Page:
• Pace, breathing, arm swing, stride – Know how to run at a steady pace for your goal byt practicing often. Learn to regulate your breathing by timing INHALES for 2-3 steps and EXHALES for 2-3 steps in a regular breathing rhythm to keep heart rate lower and running potential faster in the last ¼ mile.
• Arm swing and stride – arms should be slightly bent but relaxed and swing in a straight line not crossing your body. Stride and foot strike should be efficient enough so you are not running on your toes or too wide where you land on your heels. Foot strike should be closer to the balls of the feet but not flat footed.
The Ultimate Navy Spec Ops PST Training Guides (Books, DVDs, ebooks)
Stew Smith is a former Navy SEAL and fitness author
certified as a Strength and Conditioning Specialist (CSCS) with the National
Strength and Conditioning Association. If you are interested in starting a
workout program to create a healthy lifestyle - check out the StewSmith.com
Fitness eBook store and the
BOOKS / eBOOKS / DVDs
BOOKS / eBOOKS / DVDs
Complete Guide to Navy SEAL Fitness (Book / DVD)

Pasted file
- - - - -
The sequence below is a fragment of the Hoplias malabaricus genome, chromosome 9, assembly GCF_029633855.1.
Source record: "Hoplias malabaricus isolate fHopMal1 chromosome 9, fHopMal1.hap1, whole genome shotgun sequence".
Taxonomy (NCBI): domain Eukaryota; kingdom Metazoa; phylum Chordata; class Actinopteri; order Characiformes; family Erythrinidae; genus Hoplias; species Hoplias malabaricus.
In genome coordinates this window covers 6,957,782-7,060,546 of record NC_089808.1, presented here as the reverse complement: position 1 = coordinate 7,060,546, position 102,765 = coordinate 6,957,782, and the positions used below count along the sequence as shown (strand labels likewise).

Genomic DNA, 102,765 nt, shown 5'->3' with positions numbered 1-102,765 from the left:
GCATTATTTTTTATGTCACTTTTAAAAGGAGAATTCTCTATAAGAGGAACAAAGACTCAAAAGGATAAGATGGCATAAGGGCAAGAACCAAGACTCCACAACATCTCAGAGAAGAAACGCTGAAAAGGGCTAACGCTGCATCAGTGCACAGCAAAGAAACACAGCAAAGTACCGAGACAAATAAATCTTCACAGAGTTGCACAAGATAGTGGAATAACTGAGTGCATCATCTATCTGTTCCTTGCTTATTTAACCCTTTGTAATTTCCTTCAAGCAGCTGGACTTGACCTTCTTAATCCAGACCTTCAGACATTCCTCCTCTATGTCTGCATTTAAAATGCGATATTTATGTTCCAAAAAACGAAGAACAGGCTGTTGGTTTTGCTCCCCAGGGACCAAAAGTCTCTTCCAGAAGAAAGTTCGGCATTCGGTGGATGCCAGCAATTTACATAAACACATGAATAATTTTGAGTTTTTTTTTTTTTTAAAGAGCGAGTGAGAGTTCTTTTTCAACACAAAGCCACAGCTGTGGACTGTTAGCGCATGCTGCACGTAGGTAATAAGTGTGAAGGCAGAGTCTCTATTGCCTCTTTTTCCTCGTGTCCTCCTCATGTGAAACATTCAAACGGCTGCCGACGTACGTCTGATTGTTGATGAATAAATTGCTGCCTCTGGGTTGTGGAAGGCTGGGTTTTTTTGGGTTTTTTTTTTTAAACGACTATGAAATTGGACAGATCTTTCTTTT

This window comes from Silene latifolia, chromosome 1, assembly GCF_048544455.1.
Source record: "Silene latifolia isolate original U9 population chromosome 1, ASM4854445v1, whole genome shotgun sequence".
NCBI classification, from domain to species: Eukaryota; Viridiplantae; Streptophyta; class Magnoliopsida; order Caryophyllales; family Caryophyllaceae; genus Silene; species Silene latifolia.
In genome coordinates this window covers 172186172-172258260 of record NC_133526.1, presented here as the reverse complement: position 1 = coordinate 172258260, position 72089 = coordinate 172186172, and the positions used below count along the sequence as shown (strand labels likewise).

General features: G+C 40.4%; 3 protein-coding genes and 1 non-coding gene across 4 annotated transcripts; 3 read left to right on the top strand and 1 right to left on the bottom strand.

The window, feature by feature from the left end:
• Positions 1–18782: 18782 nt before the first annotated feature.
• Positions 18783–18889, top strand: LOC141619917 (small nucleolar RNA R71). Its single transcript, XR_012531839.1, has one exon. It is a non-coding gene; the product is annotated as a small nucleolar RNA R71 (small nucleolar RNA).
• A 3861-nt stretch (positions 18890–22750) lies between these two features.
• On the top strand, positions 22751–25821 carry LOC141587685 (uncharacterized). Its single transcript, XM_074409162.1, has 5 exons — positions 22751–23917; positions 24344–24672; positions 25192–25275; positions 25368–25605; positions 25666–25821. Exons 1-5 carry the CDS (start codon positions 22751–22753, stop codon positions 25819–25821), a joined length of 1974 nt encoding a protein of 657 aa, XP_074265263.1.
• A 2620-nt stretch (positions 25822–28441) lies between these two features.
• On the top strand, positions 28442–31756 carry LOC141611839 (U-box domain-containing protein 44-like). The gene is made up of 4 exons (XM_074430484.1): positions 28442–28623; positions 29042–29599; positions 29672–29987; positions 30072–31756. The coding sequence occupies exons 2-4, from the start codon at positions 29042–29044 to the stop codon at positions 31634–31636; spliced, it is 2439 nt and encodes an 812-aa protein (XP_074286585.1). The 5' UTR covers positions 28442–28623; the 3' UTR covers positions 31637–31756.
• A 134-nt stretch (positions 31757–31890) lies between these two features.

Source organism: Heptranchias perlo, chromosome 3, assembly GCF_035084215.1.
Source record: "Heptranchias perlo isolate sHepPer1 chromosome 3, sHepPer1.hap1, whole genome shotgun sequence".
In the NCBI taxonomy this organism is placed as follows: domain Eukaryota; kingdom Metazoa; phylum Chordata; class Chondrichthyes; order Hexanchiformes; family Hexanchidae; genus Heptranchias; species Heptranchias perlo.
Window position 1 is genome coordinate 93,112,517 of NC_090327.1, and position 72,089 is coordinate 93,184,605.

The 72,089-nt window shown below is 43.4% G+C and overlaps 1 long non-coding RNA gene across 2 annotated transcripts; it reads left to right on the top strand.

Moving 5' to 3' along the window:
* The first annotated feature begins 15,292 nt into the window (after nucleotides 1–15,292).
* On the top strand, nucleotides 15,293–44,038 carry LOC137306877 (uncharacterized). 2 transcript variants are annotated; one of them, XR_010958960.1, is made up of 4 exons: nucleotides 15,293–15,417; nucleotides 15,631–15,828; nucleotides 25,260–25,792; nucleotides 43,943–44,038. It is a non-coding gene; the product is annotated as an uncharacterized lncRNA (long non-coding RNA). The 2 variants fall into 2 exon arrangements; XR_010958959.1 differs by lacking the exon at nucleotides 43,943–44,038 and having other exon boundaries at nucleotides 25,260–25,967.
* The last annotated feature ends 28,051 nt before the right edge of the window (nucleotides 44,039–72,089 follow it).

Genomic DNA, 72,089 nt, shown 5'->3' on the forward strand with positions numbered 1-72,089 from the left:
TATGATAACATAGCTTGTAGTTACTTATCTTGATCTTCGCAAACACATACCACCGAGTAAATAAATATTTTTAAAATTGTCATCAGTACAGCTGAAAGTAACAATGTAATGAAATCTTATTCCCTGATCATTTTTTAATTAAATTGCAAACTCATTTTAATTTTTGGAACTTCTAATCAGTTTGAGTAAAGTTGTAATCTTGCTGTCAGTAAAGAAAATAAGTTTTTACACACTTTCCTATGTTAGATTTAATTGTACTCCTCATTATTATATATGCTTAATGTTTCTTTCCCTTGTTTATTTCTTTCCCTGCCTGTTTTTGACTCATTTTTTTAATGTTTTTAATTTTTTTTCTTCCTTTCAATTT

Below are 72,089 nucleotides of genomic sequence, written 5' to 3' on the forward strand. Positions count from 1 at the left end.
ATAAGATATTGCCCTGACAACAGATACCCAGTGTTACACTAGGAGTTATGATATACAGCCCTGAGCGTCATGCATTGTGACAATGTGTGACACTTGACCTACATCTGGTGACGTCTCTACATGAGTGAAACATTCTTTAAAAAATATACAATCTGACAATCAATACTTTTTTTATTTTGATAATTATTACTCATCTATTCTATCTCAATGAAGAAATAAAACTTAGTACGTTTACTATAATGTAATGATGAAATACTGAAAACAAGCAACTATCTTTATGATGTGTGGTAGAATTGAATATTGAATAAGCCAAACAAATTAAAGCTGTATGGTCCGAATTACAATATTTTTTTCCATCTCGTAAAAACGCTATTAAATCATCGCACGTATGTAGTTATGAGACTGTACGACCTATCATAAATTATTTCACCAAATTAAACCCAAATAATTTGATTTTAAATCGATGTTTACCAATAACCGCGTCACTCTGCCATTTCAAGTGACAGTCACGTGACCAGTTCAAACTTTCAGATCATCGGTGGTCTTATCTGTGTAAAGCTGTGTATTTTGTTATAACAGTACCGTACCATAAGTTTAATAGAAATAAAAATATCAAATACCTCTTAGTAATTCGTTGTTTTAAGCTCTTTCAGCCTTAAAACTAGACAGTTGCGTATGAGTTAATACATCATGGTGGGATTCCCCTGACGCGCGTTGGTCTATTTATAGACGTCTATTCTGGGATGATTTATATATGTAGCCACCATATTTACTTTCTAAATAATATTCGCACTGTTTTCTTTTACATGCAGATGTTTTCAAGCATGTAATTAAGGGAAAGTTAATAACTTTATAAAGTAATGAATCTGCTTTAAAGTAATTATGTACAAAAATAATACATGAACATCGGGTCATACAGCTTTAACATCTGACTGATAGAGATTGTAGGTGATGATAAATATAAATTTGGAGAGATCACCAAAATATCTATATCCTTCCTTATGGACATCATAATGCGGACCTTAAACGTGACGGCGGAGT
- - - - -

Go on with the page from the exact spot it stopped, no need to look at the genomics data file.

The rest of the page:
The Special Operations Workout
The SWAT Workout - From Recruit to SWAT Team Member
The Combat Swimmer Stroke DVD
The Pre-Habit Workout DVD
Clinic DVD for Navy SEAL PST
The FBI Special Agent Test Clinic DVD
The Complete List of Stew Smith's eBooks:
Fitness for All Levels of Fitness
The 90 Day Beginner Guide to Fitness
The Advanced Maintenance and Recovery Program
The Special Forces Physical Fitness Workouts
Navy SWCC Workout
Air Force PJ / CCT Workout
The OCS, ROTC, Service Academy, & Bootcamp Workouts
The USMC IST and PFT Workout
The Service Academy Workout (West Point, Navy, Air Force Academy)
The Navy, Air Force, Marine Corp Bootcamp Workout
The PFT Bible - Military / Police Standard PFT
The Law Enforcement Physical Fitness Test Workouts
The Fire Fighter Workout
Some Titles Above available in Print Softcover Format